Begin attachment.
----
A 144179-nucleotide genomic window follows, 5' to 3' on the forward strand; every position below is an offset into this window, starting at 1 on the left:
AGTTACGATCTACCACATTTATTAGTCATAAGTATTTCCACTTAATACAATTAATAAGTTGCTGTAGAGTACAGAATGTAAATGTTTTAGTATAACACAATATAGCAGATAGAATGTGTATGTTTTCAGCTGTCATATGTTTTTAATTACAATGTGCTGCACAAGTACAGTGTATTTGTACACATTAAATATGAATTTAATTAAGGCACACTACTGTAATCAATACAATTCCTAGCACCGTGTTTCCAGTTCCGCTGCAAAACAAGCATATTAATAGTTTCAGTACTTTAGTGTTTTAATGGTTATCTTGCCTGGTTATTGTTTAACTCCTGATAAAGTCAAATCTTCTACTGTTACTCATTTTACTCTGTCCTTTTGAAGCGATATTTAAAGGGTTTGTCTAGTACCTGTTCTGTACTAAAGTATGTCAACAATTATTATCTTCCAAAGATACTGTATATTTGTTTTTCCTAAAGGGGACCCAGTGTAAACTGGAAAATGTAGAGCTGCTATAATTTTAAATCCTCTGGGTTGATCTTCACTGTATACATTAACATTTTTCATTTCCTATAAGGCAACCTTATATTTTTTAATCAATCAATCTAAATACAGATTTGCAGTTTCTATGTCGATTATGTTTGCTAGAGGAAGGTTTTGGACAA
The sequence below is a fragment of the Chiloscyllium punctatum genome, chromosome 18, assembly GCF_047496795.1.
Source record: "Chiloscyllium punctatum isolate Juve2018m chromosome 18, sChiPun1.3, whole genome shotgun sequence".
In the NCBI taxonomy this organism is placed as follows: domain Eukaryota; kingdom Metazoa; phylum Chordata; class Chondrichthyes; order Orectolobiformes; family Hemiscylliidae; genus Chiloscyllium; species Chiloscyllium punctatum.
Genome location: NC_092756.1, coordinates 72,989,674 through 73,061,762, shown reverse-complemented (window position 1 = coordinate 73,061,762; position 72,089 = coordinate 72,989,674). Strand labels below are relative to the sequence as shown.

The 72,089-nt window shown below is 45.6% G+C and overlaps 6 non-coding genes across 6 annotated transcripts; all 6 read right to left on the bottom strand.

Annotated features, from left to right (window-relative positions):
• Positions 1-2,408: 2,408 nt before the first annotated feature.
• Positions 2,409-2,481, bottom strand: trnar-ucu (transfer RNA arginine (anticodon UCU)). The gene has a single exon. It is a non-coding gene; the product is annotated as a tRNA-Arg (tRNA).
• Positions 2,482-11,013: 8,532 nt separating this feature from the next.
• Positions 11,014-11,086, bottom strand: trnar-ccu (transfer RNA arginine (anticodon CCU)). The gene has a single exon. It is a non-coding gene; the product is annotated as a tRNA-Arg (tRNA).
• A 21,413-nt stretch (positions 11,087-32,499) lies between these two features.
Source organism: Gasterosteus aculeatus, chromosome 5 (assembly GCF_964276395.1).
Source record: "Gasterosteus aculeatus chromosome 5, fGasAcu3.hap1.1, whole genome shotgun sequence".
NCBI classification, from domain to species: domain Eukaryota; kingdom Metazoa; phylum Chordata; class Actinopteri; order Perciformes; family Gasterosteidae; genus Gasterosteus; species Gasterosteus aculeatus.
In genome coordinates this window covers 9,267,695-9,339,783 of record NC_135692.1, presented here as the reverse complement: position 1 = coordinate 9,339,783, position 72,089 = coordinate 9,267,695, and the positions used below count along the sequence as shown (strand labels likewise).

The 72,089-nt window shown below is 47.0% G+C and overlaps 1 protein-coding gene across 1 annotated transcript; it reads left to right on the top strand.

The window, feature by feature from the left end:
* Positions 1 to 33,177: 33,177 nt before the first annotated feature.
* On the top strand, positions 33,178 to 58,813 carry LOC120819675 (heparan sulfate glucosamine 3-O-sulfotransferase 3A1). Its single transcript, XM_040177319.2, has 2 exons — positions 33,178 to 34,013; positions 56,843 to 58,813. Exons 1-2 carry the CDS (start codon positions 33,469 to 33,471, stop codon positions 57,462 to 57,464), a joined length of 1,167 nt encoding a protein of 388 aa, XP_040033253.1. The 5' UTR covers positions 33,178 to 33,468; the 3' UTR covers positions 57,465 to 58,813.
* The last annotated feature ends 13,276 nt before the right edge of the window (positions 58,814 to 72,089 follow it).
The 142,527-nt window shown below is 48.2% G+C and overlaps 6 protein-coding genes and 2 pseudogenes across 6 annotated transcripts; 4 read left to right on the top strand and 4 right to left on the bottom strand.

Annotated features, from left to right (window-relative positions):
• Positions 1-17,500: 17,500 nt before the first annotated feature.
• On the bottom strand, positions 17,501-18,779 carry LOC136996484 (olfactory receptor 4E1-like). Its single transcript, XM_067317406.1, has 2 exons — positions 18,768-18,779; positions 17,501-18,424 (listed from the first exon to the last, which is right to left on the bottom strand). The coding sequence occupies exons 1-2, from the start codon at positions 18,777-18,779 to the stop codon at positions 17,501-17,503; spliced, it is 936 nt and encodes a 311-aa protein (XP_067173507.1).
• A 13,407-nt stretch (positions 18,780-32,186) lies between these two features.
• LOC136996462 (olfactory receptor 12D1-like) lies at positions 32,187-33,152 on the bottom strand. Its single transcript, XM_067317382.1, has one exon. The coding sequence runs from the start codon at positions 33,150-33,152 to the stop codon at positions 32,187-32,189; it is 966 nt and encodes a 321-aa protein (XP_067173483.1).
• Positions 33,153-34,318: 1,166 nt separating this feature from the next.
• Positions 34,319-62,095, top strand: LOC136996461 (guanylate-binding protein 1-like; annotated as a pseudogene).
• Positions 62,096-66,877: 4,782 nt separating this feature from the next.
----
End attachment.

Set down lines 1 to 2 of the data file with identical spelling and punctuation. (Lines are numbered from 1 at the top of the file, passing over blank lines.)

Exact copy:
A 144179-nucleotide genomic window follows, 5' to 3' on the forward strand; every position below is an offset into this window, starting at 1 on the left:
AGTTACGATCTACCACATTTATTAGTCATAAGTATTTCCACTTAATACAATTAATAAGTTGCTGTAGAGTACAGAATGTAAATGTTTTAGTATAACACAATATAGCAGATAGAATGTGTATGTTTTCAGCTGTCATATGTTTTTAATTACAATGTGCTGCACAAGTACAGTGTATTTGTACACATTAAATATGAATTTAATTAAGGCACACTACTGTAATCAATACAATTCCTAGCACCGTGTTTCCAGTTCCGCTGCAAAACAAGCATATTAATAGTTTCAGTACTTTAGTGTTTTAATGGTTATCTTGCCTGGTTATTGTTTAACTCCTGATAAAGTCAAATCTTCTACTGTTACTCATTTTACTCTGTCCTTTTGAAGCGATATTTAAAGGGTTTGTCTAGTACCTGTTCTGTACTAAAGTATGTCAACAATTATTATCTTCCAAAGATACTGTATATTTGTTTTTCCTAAAGGGGACCCAGTGTAAACTGGAAAATGTAGAGCTGCTATAATTTTAAATCCTCTGGGTTGATCTTCACTGTATACATTAACATTTTTCATTTCCTATAAGGCAACCTTATATTTTTTAATCAATCAATCTAAATACAGATTTGCAGTTTCTATGTCGATTATGTTTGCTAGAGGAAGGTTTTGGACAA